The Wedding Dress presents an epiphanous shift in a couple's understanding of exogamy and commitment when confronted with extended family's clannish expectations. Submitting to and then challenging and destroying this power's hold is symbolized in the wedding dress. As an autoethnography, this story resonates with Sophocles's Antigone, in which choices must be made that challenge the law of the father (King Kreon, Jane-family) and demand the law of nature (marriage rights) to prevail. In Antigone, Kreon's son Heron is engaged to Antigone, who challenges the king's unnatural edict to leave a warrior's body unburied. In the end, Heron chooses Antigone over his father and dies with his fiancé in a tomb - thus shattering the laws of humans while upholding the laws of nature. A story of survival, a fight for autonomy, The Wedding Dress captures marital tensions that arise from forced choices and the triumph of facing them truthfully together.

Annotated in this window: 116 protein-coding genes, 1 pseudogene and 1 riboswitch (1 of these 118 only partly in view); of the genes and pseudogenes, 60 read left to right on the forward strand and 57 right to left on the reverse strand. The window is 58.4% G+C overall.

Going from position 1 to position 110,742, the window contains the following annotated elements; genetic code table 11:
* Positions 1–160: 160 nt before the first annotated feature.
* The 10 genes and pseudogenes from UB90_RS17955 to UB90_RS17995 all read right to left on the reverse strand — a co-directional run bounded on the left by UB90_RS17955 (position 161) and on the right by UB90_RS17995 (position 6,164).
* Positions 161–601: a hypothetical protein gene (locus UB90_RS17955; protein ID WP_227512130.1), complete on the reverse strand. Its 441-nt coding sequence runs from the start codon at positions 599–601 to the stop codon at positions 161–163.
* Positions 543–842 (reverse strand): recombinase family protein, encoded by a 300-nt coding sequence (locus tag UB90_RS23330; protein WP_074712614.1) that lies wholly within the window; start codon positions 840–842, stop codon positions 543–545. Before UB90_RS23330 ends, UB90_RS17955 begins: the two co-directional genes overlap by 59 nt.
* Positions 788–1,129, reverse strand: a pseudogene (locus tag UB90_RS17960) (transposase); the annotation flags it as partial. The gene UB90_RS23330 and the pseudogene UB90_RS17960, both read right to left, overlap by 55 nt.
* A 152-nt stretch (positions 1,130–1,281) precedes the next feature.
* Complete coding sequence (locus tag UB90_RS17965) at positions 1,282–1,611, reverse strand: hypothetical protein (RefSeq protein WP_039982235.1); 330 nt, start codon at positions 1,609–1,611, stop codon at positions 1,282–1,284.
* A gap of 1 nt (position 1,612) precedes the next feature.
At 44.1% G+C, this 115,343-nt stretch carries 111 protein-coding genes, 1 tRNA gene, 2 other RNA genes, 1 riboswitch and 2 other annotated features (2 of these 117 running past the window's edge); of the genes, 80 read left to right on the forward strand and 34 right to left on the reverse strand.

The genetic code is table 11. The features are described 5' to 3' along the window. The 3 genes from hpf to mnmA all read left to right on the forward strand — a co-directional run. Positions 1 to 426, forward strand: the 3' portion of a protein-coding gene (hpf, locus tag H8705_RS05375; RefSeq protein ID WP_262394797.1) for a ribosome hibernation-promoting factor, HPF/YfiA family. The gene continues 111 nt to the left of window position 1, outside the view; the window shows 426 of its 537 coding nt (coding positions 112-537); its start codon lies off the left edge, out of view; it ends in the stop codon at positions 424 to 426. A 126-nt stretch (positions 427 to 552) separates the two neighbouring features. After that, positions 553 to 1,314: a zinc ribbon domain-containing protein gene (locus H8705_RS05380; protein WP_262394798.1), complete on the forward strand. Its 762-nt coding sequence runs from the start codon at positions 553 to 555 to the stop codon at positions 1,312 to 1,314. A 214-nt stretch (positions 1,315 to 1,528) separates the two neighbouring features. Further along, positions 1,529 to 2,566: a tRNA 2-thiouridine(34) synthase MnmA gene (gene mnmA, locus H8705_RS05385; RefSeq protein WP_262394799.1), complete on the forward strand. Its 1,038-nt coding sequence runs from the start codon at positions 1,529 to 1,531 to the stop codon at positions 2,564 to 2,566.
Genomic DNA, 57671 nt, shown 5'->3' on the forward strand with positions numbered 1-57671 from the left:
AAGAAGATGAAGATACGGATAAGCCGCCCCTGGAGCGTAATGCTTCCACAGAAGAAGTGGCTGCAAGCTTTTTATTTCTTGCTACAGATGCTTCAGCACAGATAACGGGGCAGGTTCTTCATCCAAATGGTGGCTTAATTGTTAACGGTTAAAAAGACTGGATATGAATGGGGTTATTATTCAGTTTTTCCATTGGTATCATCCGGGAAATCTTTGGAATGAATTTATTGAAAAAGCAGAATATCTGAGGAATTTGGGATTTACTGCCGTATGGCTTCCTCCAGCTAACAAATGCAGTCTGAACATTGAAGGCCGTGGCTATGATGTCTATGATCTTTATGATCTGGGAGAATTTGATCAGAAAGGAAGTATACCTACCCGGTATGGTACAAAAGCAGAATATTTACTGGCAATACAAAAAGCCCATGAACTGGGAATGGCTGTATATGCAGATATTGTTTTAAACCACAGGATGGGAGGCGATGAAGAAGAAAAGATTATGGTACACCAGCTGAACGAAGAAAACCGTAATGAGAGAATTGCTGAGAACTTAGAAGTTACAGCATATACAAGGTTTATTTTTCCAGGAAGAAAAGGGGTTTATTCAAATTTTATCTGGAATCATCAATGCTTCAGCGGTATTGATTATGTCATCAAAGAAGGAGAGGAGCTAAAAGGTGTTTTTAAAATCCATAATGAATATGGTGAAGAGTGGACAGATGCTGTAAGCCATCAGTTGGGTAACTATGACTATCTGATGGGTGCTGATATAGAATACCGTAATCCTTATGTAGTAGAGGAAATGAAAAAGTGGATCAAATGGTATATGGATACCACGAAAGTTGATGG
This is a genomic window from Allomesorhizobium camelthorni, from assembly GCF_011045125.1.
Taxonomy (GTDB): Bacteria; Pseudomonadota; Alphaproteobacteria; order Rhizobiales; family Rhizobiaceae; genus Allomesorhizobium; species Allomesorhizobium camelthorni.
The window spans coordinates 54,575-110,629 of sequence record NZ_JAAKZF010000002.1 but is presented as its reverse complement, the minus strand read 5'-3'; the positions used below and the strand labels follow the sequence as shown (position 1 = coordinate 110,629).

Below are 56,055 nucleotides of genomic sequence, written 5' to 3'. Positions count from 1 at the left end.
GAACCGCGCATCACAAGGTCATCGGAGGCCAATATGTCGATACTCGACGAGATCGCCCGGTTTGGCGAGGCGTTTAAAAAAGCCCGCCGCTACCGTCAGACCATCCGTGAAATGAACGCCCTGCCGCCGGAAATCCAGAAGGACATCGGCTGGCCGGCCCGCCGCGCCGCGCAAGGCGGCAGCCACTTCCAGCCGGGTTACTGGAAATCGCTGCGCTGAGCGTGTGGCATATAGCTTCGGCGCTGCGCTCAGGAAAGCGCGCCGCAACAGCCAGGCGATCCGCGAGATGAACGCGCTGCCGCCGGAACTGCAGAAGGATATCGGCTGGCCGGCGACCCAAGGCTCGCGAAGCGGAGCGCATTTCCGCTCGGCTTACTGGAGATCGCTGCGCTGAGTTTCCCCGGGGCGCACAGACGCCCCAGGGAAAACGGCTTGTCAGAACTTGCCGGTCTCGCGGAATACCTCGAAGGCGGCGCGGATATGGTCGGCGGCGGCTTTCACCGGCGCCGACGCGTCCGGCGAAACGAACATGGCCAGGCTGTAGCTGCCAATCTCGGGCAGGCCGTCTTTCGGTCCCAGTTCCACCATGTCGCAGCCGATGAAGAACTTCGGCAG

- Marital tensions
ASJC Scopus subject areas
- Social Sciences (miscellaneous)